Today’s Post by Joe Farace
Whenever I’m asked to do a presentation about infrared photography to photographic organizations, I always kick it off with a question a reader once e-mailed me: “Why do you do infrared photography, when regular photography is already so hard?”
The short answer, for me anyway, is because it’s fun. Sure it’s a bit more techy than traditional visible light photography but the payoff is that it produces the kind of image you can’t get any other way. And sure, you will need some specialized gear whether it’s a special and sometimes expensive filters or spending extra cash to get a camera converted to infrared capture by companies such as LifePixel. My advice on conversions: You should convert one of your older cameras that’s just sitting around, rather than your bread and butter daily shooter. Or maybe just buy an inexpensive, used camera like I did to get the Hyper Color infrared conversion.
Since I live in a part of the country where we have real Winter, it won’t be long before leaves start dropping off the trees and my infrared photography will lose the impact of the white leaves that I enjoy capturing. So I’ve set myself the task of doing as much infrared photography as I could until all the leaves are gone. Last year about this same this time, I went to Bingham Lake and took the counter clockwise path to find some different views, one of which is shown above.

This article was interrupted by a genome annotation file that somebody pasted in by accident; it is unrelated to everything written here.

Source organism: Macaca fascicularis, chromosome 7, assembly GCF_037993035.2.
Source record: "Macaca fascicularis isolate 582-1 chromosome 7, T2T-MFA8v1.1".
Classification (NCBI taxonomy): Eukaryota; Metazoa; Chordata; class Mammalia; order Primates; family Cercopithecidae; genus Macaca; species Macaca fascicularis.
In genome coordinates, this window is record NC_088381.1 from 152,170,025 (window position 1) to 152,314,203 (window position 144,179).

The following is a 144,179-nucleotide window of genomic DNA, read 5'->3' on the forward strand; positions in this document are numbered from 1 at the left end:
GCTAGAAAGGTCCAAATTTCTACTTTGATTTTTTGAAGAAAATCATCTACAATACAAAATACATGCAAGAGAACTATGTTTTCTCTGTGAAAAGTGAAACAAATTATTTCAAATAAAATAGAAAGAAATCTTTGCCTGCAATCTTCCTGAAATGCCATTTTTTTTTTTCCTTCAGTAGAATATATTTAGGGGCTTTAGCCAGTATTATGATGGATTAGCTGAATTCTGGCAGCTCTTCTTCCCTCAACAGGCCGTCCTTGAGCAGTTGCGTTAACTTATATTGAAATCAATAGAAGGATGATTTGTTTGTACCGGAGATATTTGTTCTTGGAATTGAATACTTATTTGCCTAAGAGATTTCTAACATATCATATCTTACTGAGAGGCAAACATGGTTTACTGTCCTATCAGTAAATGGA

How I made this shot: The image was shot with a Panasonic Lumix G5 that had been converted to infrared capture by LifePixel. Lens was the affordable ($98.72) 9mm f/8 Olympus fish-eye lenscap and was shot using the camera’s 16:9 crop mode. This is something I do to give a panoramic look as well as minimize any distortion from this lens at the top and bottom of the frame because it’s cropped out in-camera. Exposure was 1/640 sec at f/8 and ISO 400. The image was captured in RAW format and processed in Adobe Camera Raw before moving to to Silver Efex Pro where it was copper toned and since these leaves were backlit and appeared to be glowing, I added a Glow filter from Color Efex Pro. I like the fairy tale mood that this filter produces.
I’ve found that Life Pixel does a great job with IR conversions and they’ve done most of the conversions for my Canon DSLRs and all my Panasonic Lumix cameras. This is not a paid or sponsored endorsement, just my experience.
My book, The Complete Guide to Digital Infrared Photography is available from Amazon for with new copies selling for $45.09 with used copies starting around eleven bucks, as I write this. Creative Digital Monochrome Effects has a chapter on IR photography and is available from Amazon with new copies at $30.90 with used copies starting at a little more than two bucks, as I write this. There’s no Kindle version available for either book, sorry.